Weak oil sees Britain's FTSE fall to lowest level in five months

London Stock Exchange
People walk through the lobby of the London Stock Exchange in London, August 25, 2015. The LSE is in merger talks with Deutsche Boerse. REUTERS/Suzanne Plunkett

Britain's top share index fell to its lowest level in almost five months on Thursday as new weakness in the price of oil put pressure on world markets, though Tesco rose after the supermarket chain posted strong sales figures.

The blue-chip FTSE 100 index .FTSE was down 2 percent at 5,841.60 points in early trading—its lowest intraday level since late August 2015.

The FTSE 100 is down by about 6 percent since the start of this year and down nearly 20 percent from April 2015's record high of 7,122.74 points.

"This market is in contraction and I expect this contraction to continue for the next six months," Beaufort Securities' sales trader Basil Petrides said.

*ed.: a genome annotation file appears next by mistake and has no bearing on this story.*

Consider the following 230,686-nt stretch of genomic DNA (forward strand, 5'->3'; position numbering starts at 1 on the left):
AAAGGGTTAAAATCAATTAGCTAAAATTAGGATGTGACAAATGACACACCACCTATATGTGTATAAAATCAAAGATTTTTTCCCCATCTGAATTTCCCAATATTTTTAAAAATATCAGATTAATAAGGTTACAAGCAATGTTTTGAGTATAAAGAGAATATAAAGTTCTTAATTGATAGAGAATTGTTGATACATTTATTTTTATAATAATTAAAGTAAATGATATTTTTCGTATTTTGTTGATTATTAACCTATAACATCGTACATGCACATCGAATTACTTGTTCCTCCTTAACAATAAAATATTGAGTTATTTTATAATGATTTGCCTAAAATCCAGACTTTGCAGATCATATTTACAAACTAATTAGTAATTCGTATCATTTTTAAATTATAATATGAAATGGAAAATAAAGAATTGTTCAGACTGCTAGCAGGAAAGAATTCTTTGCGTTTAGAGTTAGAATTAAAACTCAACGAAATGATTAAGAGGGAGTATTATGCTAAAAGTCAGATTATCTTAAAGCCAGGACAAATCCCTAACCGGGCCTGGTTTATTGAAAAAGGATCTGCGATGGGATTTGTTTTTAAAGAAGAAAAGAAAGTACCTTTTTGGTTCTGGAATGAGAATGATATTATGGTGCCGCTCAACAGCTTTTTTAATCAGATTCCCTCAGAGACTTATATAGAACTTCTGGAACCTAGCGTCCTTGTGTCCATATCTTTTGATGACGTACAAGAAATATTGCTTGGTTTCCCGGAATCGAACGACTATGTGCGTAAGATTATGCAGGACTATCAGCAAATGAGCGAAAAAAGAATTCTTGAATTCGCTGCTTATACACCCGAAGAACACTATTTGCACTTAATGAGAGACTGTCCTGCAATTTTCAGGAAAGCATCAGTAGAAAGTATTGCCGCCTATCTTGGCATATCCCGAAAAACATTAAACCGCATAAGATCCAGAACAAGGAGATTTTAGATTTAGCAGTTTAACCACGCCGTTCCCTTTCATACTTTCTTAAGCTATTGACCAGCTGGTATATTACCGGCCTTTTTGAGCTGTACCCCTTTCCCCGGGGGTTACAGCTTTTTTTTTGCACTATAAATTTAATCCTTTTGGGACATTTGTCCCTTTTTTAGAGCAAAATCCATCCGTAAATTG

InterTrader's chief strategist Steve Ruffley was also cautious, saying that the FTSE could fall to 5,500 points this quarter.

Shares in oil majors BP and Royal Dutch Shell lost ground, with the price of Brent crude falling to a 12-year low on Thursday as the prospect of more supplies from Iran loomed, adding to the gloom over a world already awash with supply and concerns about global economic growth.

Leisure company Merlin Entertainments fell 5.5 percent after a downgrade from JP Morgan, but Tesco managed to climb higher despite the overall market weakness.

Tesco shares rose by about 4 percent after Britain's biggest supermarket chain posted better than expected sales over the key Christmas period. Tesco's solid numbers followed similarly robust results from peers Sainsbury and Morrisons.

"Tesco further underscores a good UK superstore festive season," Shore Capital analyst Clive Black said.